Figure 3 reports the output power versus absorbed power of the diode-pumped Nd:SRA lasers under free-running mode, i.e., just the laser gain medium itself and without inserting any other optics inside the resonator. Using the 1.9% low-transmission OC, we achieved a maximum output power of 3.06 W. A slope efficiency of about 18.6% can be deduced by linear fit of the data. For achieving higher output power, it is necessary to use an OC with higher transmission, as we have tried the OCs of 4.7%, 6.2%, and 8.9% transmission. The maximum output powers reached 4.61 W, 5.25 W, and 5.82 W, respectively. The corresponding slope efficiencies increased to 29.1%, 33.3%, and 37.1%. In the experiment, the highest output power was obtained to be 6.45 W when the 12.1% transmission OC was employed, which leads to a slope efficiency of about 41.6%. The lasing wavelength is shown in Fig. 4 with an emission peak of 1048.7 nm. Note that, previously, the highest slope efficiency of the diode-pumped Nd:SRA laser at this specific wavelength was reported to be 31.3%[13]. The present efficiency promotion should be attributed to the good mode overlap between the pump beam and cavity mode with an average overlap efficiency of about 89.6% according to the calculation reported in Ref. [14]. Beam quality of the output laser, denoted by the M2 factor, was measured to be about 3.7 and 3.9 in the x and y directions, as we used during the calculating process. In the past, many Nd lasers have been demonstrated. However, the Nd:YAG laser at 1064 nm has still presented one of the best results. For example, Ref. [15] reported a 15.26 W Nd:YAG laser at 1064 nm with a slope efficiency close to 60%. Nevertheless, on the one hand, comparatively, it is still expected that better laser performance could be achieved in the Nd:SRA laser after further optimization of the total laser system. On the other hand, we would emphasize that the lasing wavelength of 1049 nm cannot be achieved in the Nd:YAG laser, which could potentially be in some specific wavelength-related applications. Moreover, the broadband emission spectrum of the Nd:SRA crystal could indicate femtosecond laser generation via mode-locking technology, which will be our next investigation.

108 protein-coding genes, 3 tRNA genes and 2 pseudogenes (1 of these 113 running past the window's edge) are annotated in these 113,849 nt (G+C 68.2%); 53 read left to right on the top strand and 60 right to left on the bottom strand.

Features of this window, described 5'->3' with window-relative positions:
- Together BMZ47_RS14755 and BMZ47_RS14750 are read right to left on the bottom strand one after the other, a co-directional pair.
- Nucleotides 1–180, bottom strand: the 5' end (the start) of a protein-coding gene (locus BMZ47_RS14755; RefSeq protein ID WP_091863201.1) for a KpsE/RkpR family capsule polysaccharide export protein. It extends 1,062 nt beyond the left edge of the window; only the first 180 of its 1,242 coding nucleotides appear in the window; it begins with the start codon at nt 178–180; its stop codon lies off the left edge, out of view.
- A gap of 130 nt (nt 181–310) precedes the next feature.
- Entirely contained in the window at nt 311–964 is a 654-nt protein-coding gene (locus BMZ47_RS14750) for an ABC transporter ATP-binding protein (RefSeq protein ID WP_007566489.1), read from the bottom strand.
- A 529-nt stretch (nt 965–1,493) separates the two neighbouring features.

Output power versus absorbed power of free-running diode-pumped Nd:SRA lasers.

    Figure 3.Output power versus absorbed power of free-running diode-pumped Nd:SRA lasers.

    Laser wavelength of typical Nd:SRA laser under free-running mode.

    Figure 4.Laser wavelength of typical Nd:SRA laser under free-running mode.

    In this research, we are stimulated to realize laser generation at the sub-peak of 1066 nm, which is reported in Fig. 2 to have considerable emission intensity at this emission line. We therefore inserted an un-doped YAG thin plate as an F-P etalon inside the laser resonator just after the Nd:SRA crystal. By slightly tilting the etalon to a little bit larger than 3°, we found that the 1049 nm lasing with higher emission intensity can be totally suppressed, and a single-wavelength 1066 nm laser can be generated. Under this situation, we can estimate that the etalon introduced an extra loss of about 28% for the 1049 nm line using the transmission expression of the etalon:T=(1R)2(1R)2+4Rsin2(2πnlecosθλ),where R is the reflectivity for one surface of the etalon, n and le are the refractive index and thickness of the etalon, λ is the wavelength, and θ is the incident angle of the cavity mode to the etalon.

    Figure 5 shows the output power evolving with the absorbed power. Note that in this experiment we only used the 12.1% transmission OC since we achieved the best result with it, as shown above. The maximum output power reached 4.15 W, and the linearly fitted slope efficiency was about 27.0%. The lasing wavelength is shown in Fig. 6 with a peak at 1066.3 nm. Moreover, we noticed that the 1066 nm laser has a linewidth of 0.99 nm (FWHM value), while it is about 1.09 nm for the 1049 nm laser. We set the same resolution of 0.05 nm for the used optical spectrum analyzer. It should be pointed out that a simultaneous dual-wavelength lasing behavior can also be achieved if we tilted the YAG etalon to a suitable angle. Figure 7 shows the lasing wavelength of the dual-wavelength laser at a total maximum output power of 4.86 W.